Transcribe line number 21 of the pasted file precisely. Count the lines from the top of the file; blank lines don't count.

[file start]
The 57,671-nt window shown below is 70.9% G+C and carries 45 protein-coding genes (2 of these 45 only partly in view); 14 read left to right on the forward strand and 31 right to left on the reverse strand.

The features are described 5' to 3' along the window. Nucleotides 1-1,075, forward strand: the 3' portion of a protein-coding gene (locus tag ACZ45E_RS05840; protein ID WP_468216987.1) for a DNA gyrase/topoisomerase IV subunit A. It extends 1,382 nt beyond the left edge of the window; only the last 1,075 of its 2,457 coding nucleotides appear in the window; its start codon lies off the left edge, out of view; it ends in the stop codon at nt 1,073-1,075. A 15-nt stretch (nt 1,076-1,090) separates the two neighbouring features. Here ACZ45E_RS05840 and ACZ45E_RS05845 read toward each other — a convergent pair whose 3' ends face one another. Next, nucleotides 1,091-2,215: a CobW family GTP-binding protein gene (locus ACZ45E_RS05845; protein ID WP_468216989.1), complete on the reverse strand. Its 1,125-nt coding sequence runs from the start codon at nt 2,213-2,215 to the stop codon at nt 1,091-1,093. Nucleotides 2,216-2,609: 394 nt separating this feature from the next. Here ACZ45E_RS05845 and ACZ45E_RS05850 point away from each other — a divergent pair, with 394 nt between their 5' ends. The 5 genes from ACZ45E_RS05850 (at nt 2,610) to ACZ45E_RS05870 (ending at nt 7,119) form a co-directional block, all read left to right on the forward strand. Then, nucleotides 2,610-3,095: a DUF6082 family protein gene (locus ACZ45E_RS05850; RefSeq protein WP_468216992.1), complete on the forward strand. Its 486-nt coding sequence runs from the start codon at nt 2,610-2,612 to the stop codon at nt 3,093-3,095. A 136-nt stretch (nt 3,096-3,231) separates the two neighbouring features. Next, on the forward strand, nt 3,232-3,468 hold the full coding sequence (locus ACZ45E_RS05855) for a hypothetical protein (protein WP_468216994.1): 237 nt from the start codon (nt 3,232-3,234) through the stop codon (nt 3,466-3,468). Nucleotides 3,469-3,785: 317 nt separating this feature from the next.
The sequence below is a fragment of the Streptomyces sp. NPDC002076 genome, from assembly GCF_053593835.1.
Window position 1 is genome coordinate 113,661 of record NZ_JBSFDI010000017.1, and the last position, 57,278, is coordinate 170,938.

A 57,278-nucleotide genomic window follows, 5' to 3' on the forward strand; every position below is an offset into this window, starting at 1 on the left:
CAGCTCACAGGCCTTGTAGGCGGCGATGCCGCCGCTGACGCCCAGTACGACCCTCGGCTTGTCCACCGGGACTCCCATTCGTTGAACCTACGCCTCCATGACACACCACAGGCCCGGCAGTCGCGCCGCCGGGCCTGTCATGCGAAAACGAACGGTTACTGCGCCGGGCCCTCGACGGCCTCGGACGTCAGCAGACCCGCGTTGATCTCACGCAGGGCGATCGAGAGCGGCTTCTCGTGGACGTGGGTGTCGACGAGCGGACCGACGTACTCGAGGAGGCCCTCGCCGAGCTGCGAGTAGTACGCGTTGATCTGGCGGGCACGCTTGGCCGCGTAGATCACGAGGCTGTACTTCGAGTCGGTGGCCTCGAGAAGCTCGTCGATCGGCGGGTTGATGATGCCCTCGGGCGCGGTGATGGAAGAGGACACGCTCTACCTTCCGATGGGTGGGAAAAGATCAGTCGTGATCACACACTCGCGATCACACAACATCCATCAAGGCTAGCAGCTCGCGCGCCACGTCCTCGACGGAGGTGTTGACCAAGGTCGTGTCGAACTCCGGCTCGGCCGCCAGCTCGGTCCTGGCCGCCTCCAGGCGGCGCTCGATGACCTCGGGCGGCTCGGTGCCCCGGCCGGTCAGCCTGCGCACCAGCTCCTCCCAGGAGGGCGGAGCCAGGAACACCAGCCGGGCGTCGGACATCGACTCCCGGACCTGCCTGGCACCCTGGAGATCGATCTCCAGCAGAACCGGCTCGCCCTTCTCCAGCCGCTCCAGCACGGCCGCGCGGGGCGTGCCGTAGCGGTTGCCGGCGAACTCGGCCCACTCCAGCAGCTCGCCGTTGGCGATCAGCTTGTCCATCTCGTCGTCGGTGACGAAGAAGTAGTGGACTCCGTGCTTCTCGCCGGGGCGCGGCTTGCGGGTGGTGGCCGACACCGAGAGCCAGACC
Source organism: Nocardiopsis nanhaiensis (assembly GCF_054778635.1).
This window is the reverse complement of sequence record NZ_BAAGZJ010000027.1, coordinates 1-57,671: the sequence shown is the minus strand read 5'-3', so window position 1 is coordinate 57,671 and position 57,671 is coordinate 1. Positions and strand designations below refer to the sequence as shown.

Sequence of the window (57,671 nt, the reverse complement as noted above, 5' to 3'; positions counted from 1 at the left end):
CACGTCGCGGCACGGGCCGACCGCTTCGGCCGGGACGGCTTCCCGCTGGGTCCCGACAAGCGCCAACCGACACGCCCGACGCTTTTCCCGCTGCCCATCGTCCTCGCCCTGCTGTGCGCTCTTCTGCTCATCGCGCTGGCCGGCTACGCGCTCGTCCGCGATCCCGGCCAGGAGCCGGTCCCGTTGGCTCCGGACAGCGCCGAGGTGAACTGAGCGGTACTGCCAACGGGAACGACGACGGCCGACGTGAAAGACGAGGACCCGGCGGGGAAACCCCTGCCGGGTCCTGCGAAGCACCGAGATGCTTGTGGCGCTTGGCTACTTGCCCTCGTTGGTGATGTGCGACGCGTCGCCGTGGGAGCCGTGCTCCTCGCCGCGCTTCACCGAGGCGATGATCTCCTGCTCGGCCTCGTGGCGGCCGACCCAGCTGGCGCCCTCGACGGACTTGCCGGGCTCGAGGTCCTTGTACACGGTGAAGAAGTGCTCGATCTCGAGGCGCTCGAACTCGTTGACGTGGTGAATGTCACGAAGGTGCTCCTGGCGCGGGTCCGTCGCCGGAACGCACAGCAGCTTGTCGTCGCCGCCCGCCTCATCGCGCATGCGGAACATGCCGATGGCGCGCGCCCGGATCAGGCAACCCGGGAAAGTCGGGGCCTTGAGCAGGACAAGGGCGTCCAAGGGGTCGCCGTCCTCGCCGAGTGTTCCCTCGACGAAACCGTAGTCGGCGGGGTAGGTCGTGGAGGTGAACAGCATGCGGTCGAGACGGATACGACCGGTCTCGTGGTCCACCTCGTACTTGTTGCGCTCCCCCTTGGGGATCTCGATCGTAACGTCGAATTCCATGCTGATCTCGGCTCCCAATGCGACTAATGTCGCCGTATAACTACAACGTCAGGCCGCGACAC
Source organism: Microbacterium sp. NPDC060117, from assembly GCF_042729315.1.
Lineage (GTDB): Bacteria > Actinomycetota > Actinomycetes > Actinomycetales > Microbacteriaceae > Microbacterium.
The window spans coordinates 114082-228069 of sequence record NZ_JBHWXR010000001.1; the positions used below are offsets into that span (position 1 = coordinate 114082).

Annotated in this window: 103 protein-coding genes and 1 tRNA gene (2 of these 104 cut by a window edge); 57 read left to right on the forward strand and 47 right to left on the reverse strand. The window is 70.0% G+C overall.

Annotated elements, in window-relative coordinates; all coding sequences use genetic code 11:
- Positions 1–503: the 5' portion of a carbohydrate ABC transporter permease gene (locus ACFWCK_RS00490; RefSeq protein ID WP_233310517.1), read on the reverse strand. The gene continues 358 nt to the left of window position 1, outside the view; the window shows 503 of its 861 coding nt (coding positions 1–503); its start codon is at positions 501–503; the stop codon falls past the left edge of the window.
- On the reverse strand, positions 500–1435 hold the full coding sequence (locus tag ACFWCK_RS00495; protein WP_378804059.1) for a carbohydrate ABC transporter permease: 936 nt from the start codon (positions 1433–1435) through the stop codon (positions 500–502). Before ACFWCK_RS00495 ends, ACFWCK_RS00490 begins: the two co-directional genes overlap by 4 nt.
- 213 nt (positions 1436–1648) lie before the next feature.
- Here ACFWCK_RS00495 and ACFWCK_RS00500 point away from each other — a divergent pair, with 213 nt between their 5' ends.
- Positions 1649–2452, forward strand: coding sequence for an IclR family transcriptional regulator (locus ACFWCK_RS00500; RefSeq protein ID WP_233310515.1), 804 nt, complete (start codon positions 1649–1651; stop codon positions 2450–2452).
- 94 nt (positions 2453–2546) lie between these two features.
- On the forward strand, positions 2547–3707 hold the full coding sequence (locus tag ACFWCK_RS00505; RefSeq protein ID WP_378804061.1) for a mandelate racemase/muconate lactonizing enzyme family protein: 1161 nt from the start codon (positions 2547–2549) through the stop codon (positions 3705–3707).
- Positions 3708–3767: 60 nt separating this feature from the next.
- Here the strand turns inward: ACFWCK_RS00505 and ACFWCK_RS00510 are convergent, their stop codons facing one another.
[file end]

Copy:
- 94 nt (positions 2453–2546) lie between these two features.